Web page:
Understanding whether and how Earth system processes impacted human evolution is a challenge that generates broad interest among scientists and the general public. A recent NRC report noted how understanding of the environmental dynamics underpinning human evolution is ripe for major advances. This grant brings together scientists with a breadth of expertise, and this team will expand the paleoenvironmental data set upon which hypotheses about the relationship between environment and human origins must be based. The team will recover cores from long drill cores from five carefully selected ancient lake beds in Ethiopia and Kenya. These sites cover several important intervals of the late Neogene and Quaternary, close to key paleoanthropological sites, that will provide important new environmental information about the locales inhabited by ancient hominins. Funding requested here will support operational costs related to drilling and the initial core descriptions.
The goal of this project is to produce high-quality paleoenvironmental data from deposits close to key anthropological sites. Drilling allows the collection of unaltered samples from the same beds producing the hominin fossils, These near-pristine samples contain geochemical proxy data that can be used to decipher the region's environmental history. The team will correlate these drill cores to nearby marine records and to nearby outcrop records containing hominin and other vertebrate fossils, and to artifact assemblages by using tephras, paleomagnetism and other direct dating techniques. Drill cores from distal ancient lake beds avoid outcrop sample problems such as weathering, lacunae, and discontinuous expression of paleoenvironmental variables, while allowing examination of seasonal-scale environmental variability in varved intervals. The project will collect ~2400m of cores from nine bore holes at the North Awash and Chew Bahir Basins in Ethiopia, and the West Turkana, Baringo and Magadi Basins in Kenya. These areas have yielded some of the most important fossil hominin and artifact sites in the world, directly stimulating much of the current debate about human evolution and environmental dynamics. All sites contain long, continuous climate records spanning much of the last 4 million years, and are areas which are demonstrably sensitive to a range of environmental forcing mechanisms. The cores will be ideal for generating quantitative paleotemperature, paleoprecipitation, and other environmental reconstructions critical for understanding the environmental dynamics that early hominins experienced. These data will also provide a strong empirical base for evaluating both large and mesoscale models of African paleoclimate, and models linking climate, orography, hydrology and vegetation resources critical for early hominin survival.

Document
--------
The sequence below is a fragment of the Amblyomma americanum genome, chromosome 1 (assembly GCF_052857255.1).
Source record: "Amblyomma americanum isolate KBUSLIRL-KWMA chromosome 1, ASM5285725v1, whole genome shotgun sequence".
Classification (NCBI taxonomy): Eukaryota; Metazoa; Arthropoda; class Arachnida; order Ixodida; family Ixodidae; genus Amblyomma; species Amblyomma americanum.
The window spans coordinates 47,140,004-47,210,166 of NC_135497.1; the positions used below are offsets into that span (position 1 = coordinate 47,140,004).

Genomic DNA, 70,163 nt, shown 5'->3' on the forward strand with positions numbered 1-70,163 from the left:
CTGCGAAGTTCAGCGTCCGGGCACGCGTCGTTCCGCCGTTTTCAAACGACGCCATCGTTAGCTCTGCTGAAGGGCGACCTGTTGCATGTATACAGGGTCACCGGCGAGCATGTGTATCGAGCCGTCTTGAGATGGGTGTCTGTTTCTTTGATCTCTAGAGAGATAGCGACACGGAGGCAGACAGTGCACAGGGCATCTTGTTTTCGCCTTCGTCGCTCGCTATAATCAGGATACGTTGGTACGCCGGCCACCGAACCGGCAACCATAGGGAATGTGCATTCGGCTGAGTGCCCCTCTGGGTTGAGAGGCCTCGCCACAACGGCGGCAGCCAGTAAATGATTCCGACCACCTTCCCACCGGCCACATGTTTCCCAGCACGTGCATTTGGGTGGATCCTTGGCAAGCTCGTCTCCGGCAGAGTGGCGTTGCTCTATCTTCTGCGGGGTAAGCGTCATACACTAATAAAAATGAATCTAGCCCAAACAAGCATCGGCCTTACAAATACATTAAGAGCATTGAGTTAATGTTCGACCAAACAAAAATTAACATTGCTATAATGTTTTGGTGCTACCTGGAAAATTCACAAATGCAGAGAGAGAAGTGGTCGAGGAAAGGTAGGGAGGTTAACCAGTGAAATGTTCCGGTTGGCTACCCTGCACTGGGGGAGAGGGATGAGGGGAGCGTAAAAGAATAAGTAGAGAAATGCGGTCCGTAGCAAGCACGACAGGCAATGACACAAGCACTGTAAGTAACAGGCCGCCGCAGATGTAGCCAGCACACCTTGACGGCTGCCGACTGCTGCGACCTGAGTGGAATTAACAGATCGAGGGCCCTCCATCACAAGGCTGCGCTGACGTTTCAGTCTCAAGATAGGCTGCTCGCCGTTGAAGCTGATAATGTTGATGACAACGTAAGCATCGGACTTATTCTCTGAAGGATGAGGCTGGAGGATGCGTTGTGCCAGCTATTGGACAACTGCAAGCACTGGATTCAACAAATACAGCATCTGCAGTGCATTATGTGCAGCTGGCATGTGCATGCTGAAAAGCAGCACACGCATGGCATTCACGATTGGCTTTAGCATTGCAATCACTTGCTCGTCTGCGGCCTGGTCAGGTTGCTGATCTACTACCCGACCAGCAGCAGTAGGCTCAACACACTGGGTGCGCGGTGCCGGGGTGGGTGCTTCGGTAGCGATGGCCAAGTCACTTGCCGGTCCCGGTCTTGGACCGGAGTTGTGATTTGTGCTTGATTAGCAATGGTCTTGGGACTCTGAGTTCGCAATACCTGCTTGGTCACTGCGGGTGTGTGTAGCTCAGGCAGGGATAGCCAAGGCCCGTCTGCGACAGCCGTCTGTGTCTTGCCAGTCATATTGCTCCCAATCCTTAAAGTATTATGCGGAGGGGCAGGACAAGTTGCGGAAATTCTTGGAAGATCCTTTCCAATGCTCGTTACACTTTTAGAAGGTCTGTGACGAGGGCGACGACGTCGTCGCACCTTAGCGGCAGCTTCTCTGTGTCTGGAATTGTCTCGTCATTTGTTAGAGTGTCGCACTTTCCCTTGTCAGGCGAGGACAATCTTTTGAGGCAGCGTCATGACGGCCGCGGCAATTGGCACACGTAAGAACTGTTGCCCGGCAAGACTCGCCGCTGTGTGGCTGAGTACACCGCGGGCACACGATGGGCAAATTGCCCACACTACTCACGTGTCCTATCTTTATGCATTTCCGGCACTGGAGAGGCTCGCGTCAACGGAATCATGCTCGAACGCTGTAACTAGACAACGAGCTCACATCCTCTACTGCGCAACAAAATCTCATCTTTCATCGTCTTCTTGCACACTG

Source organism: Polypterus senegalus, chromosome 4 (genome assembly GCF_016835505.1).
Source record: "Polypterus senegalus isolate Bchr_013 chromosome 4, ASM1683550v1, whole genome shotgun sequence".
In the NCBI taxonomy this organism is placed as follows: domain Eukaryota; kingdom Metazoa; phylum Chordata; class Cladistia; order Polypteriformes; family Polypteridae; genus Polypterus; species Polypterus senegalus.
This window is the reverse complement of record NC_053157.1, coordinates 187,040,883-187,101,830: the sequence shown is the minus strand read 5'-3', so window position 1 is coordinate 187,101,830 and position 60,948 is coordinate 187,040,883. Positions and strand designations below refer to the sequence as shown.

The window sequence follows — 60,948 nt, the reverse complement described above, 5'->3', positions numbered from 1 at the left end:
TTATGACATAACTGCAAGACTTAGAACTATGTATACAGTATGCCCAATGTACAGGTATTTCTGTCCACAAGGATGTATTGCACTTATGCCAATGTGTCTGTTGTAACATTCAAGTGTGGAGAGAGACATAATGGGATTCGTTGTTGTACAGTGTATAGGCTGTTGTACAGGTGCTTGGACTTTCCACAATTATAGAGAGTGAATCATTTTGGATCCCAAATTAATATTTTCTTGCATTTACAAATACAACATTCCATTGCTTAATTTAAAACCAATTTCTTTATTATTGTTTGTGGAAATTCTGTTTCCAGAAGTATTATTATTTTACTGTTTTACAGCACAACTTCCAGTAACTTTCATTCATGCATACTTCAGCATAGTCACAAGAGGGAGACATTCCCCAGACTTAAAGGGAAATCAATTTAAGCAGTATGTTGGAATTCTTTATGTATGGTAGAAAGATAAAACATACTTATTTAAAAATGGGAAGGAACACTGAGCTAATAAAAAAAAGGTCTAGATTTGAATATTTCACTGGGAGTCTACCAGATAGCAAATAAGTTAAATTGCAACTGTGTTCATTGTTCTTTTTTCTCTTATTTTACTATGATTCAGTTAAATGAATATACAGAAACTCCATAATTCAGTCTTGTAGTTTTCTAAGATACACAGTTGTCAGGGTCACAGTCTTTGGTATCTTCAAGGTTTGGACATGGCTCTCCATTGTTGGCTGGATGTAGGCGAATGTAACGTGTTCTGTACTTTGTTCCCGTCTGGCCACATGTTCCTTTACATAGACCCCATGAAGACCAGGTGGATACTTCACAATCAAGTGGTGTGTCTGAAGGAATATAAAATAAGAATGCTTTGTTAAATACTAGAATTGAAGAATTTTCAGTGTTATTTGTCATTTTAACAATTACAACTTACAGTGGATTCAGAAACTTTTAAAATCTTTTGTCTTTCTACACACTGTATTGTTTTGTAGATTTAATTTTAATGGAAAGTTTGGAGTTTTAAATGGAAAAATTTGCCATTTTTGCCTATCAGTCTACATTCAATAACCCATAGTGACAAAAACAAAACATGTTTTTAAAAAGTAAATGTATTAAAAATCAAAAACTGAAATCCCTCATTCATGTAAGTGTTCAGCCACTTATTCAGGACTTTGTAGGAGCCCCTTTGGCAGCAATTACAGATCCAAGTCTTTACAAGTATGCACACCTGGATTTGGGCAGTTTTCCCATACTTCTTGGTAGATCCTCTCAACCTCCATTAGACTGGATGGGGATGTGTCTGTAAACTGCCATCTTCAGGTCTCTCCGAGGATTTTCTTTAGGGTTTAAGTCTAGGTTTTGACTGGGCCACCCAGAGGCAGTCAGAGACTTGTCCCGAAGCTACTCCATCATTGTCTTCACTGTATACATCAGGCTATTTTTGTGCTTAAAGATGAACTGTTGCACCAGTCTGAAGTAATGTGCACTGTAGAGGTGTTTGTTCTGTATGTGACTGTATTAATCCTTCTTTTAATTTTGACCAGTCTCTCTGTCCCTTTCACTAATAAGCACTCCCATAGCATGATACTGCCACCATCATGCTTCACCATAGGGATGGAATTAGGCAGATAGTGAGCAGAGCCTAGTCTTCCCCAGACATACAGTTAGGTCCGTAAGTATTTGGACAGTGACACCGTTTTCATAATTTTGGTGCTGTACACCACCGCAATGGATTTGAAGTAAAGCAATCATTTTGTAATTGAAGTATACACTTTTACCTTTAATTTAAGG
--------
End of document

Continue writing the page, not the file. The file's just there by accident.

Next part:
The project includes training opportunities for nine American and African students, including focused outreach efforts to attract U.S. under-represented minority undergraduates through the University of Arizona's Saguaro Program. Many Kenyan and Ethiopian scientists are centrally involved in the project, and training and research opportunities will exist for more junior African scientists at all stages of the project. Public outreach activities will be carried out through three museum partners in the US and Africa. In the past, the local communities have benefited from scientific drilling activities by casing the boreholes so that they can be used as water wells.
Core samples and data collected by this project will be available to the general scientific community through the National Lacustrine Core Laboratory, ICDP NGDC, and the Smithsonian's Human Origins Database. The drilling operations will be co-funded by the International Continental Drilling Programme.